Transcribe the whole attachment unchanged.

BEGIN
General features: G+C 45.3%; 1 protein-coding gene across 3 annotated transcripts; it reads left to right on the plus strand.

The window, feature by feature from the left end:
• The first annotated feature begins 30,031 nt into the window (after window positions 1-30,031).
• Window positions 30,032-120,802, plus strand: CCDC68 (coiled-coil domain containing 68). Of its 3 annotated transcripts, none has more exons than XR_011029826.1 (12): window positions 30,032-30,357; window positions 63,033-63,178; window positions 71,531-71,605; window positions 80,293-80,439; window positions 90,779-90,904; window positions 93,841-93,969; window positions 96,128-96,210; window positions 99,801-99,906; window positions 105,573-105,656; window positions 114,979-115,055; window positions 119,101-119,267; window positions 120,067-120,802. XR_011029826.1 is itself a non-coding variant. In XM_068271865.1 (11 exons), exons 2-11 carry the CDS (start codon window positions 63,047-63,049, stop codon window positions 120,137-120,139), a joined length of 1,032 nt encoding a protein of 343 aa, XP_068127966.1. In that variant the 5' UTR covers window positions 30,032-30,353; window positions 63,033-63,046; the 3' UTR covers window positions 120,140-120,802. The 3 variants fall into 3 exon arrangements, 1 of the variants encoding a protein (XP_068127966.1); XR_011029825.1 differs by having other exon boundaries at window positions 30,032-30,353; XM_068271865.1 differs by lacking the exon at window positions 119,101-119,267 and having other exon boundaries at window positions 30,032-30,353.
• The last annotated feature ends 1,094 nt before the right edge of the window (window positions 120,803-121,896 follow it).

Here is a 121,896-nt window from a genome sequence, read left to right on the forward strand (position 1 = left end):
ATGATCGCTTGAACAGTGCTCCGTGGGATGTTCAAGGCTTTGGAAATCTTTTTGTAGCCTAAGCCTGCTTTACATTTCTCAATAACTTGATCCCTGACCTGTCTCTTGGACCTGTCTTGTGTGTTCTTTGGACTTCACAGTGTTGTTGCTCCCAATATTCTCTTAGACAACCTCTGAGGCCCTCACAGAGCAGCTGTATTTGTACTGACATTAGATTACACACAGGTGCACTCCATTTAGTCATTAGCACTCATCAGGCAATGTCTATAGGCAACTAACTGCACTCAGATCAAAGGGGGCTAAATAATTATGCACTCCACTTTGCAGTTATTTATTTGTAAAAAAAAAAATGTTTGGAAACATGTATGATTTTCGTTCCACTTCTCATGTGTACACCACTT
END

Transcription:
General features: G+C 45.3%; 1 protein-coding gene across 3 annotated transcripts; it reads left to right on the plus strand.

The window, feature by feature from the left end:
• The first annotated feature begins 30,031 nt into the window (after window positions 1-30,031).
• Window positions 30,032-120,802, plus strand: CCDC68 (coiled-coil domain containing 68). Of its 3 annotated transcripts, none has more exons than XR_011029826.1 (12): window positions 30,032-30,357; window positions 63,033-63,178; window positions 71,531-71,605; window positions 80,293-80,439; window positions 90,779-90,904; window positions 93,841-93,969; window positions 96,128-96,210; window positions 99,801-99,906; window positions 105,573-105,656; window positions 114,979-115,055; window positions 119,101-119,267; window positions 120,067-120,802. XR_011029826.1 is itself a non-coding variant. In XM_068271865.1 (11 exons), exons 2-11 carry the CDS (start codon window positions 63,047-63,049, stop codon window positions 120,137-120,139), a joined length of 1,032 nt encoding a protein of 343 aa, XP_068127966.1. In that variant the 5' UTR covers window positions 30,032-30,353; window positions 63,033-63,046; the 3' UTR covers window positions 120,140-120,802. The 3 variants fall into 3 exon arrangements, 1 of the variants encoding a protein (XP_068127966.1); XR_011029825.1 differs by having other exon boundaries at window positions 30,032-30,353; XM_068271865.1 differs by lacking the exon at window positions 119,101-119,267 and having other exon boundaries at window positions 30,032-30,353.
• The last annotated feature ends 1,094 nt before the right edge of the window (window positions 120,803-121,896 follow it).

Here is a 121,896-nt window from a genome sequence, read left to right on the forward strand (position 1 = left end):
ATGATCGCTTGAACAGTGCTCCGTGGGATGTTCAAGGCTTTGGAAATCTTTTTGTAGCCTAAGCCTGCTTTACATTTCTCAATAACTTGATCCCTGACCTGTCTCTTGGACCTGTCTTGTGTGTTCTTTGGACTTCACAGTGTTGTTGCTCCCAATATTCTCTTAGACAACCTCTGAGGCCCTCACAGAGCAGCTGTATTTGTACTGACATTAGATTACACACAGGTGCACTCCATTTAGTCATTAGCACTCATCAGGCAATGTCTATAGGCAACTAACTGCACTCAGATCAAAGGGGGCTAAATAATTATGCACTCCACTTTGCAGTTATTTATTTGTAAAAAAAAAAATGTTTGGAAACATGTATGATTTTCGTTCCACTTCTCATGTGTACACCACTT